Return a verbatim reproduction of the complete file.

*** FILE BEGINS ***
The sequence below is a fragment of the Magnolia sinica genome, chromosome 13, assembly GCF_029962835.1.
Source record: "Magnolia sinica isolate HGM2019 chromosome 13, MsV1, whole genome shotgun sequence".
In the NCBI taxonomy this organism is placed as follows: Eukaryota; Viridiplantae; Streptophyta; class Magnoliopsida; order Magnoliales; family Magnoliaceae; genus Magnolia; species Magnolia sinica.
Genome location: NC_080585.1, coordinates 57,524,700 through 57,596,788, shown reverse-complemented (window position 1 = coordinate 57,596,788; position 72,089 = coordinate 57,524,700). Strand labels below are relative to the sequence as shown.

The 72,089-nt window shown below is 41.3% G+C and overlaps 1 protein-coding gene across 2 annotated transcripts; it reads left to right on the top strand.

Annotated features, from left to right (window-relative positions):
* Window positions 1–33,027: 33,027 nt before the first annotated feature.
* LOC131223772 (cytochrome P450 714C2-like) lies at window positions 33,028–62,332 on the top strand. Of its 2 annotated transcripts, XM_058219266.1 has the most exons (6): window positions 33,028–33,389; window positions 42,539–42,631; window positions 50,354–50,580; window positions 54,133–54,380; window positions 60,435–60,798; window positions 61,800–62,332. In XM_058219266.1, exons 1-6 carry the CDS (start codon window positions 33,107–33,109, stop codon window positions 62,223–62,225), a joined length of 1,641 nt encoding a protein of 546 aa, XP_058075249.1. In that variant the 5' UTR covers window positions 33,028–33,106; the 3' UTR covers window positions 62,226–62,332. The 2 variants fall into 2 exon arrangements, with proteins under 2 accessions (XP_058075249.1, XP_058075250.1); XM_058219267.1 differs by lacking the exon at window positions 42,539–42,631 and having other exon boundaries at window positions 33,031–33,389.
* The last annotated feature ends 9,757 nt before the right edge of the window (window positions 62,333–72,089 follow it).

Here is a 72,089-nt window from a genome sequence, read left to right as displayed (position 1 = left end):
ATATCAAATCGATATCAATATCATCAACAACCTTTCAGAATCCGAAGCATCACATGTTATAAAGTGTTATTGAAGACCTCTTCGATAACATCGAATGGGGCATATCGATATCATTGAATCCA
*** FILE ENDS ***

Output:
The sequence below is a fragment of the Magnolia sinica genome, chromosome 13, assembly GCF_029962835.1.
Source record: "Magnolia sinica isolate HGM2019 chromosome 13, MsV1, whole genome shotgun sequence".
In the NCBI taxonomy this organism is placed as follows: Eukaryota; Viridiplantae; Streptophyta; class Magnoliopsida; order Magnoliales; family Magnoliaceae; genus Magnolia; species Magnolia sinica.
Genome location: NC_080585.1, coordinates 57,524,700 through 57,596,788, shown reverse-complemented (window position 1 = coordinate 57,596,788; position 72,089 = coordinate 57,524,700). Strand labels below are relative to the sequence as shown.

The 72,089-nt window shown below is 41.3% G+C and overlaps 1 protein-coding gene across 2 annotated transcripts; it reads left to right on the top strand.

Annotated features, from left to right (window-relative positions):
* Window positions 1–33,027: 33,027 nt before the first annotated feature.
* LOC131223772 (cytochrome P450 714C2-like) lies at window positions 33,028–62,332 on the top strand. Of its 2 annotated transcripts, XM_058219266.1 has the most exons (6): window positions 33,028–33,389; window positions 42,539–42,631; window positions 50,354–50,580; window positions 54,133–54,380; window positions 60,435–60,798; window positions 61,800–62,332. In XM_058219266.1, exons 1-6 carry the CDS (start codon window positions 33,107–33,109, stop codon window positions 62,223–62,225), a joined length of 1,641 nt encoding a protein of 546 aa, XP_058075249.1. In that variant the 5' UTR covers window positions 33,028–33,106; the 3' UTR covers window positions 62,226–62,332. The 2 variants fall into 2 exon arrangements, with proteins under 2 accessions (XP_058075249.1, XP_058075250.1); XM_058219267.1 differs by lacking the exon at window positions 42,539–42,631 and having other exon boundaries at window positions 33,031–33,389.
* The last annotated feature ends 9,757 nt before the right edge of the window (window positions 62,333–72,089 follow it).

Here is a 72,089-nt window from a genome sequence, read left to right as displayed (position 1 = left end):
ATATCAAATCGATATCAATATCATCAACAACCTTTCAGAATCCGAAGCATCACATGTTATAAAGTGTTATTGAAGACCTCTTCGATAACATCGAATGGGGCATATCGATATCATTGAATCCA